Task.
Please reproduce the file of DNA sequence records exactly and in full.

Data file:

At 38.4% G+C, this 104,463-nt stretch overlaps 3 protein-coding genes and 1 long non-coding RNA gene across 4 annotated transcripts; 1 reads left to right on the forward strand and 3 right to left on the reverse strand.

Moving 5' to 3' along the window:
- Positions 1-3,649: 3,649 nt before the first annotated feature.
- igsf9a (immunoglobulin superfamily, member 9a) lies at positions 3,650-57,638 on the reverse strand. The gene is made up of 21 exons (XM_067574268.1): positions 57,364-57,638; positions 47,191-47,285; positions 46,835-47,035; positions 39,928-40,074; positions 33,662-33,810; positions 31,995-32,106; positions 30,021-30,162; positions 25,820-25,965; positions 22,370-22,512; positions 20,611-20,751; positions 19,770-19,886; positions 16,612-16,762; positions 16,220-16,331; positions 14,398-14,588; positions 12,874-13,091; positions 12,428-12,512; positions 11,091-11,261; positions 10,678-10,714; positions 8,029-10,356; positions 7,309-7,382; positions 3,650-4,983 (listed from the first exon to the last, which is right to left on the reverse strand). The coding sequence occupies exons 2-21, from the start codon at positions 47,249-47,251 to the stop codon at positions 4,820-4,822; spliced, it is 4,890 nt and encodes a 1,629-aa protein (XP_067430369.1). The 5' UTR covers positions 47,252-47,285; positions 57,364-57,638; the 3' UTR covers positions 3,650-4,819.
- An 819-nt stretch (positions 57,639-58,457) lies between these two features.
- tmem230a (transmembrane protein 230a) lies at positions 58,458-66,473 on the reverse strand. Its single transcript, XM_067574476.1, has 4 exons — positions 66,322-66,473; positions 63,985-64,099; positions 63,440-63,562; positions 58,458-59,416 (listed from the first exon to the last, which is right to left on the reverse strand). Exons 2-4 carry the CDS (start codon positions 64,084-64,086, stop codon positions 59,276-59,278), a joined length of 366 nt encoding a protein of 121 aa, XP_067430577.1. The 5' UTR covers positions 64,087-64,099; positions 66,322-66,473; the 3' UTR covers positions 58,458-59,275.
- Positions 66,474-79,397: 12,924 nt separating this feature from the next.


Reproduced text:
At 38.4% G+C, this 104,463-nt stretch overlaps 3 protein-coding genes and 1 long non-coding RNA gene across 4 annotated transcripts; 1 reads left to right on the forward strand and 3 right to left on the reverse strand.

Moving 5' to 3' along the window:
- Positions 1-3,649: 3,649 nt before the first annotated feature.
- igsf9a (immunoglobulin superfamily, member 9a) lies at positions 3,650-57,638 on the reverse strand. The gene is made up of 21 exons (XM_067574268.1): positions 57,364-57,638; positions 47,191-47,285; positions 46,835-47,035; positions 39,928-40,074; positions 33,662-33,810; positions 31,995-32,106; positions 30,021-30,162; positions 25,820-25,965; positions 22,370-22,512; positions 20,611-20,751; positions 19,770-19,886; positions 16,612-16,762; positions 16,220-16,331; positions 14,398-14,588; positions 12,874-13,091; positions 12,428-12,512; positions 11,091-11,261; positions 10,678-10,714; positions 8,029-10,356; positions 7,309-7,382; positions 3,650-4,983 (listed from the first exon to the last, which is right to left on the reverse strand). The coding sequence occupies exons 2-21, from the start codon at positions 47,249-47,251 to the stop codon at positions 4,820-4,822; spliced, it is 4,890 nt and encodes a 1,629-aa protein (XP_067430369.1). The 5' UTR covers positions 47,252-47,285; positions 57,364-57,638; the 3' UTR covers positions 3,650-4,819.
- An 819-nt stretch (positions 57,639-58,457) lies between these two features.
- tmem230a (transmembrane protein 230a) lies at positions 58,458-66,473 on the reverse strand. Its single transcript, XM_067574476.1, has 4 exons — positions 66,322-66,473; positions 63,985-64,099; positions 63,440-63,562; positions 58,458-59,416 (listed from the first exon to the last, which is right to left on the reverse strand). Exons 2-4 carry the CDS (start codon positions 64,084-64,086, stop codon positions 59,276-59,278), a joined length of 366 nt encoding a protein of 121 aa, XP_067430577.1. The 5' UTR covers positions 64,087-64,099; positions 66,322-66,473; the 3' UTR covers positions 58,458-59,275.
- Positions 66,474-79,397: 12,924 nt separating this feature from the next.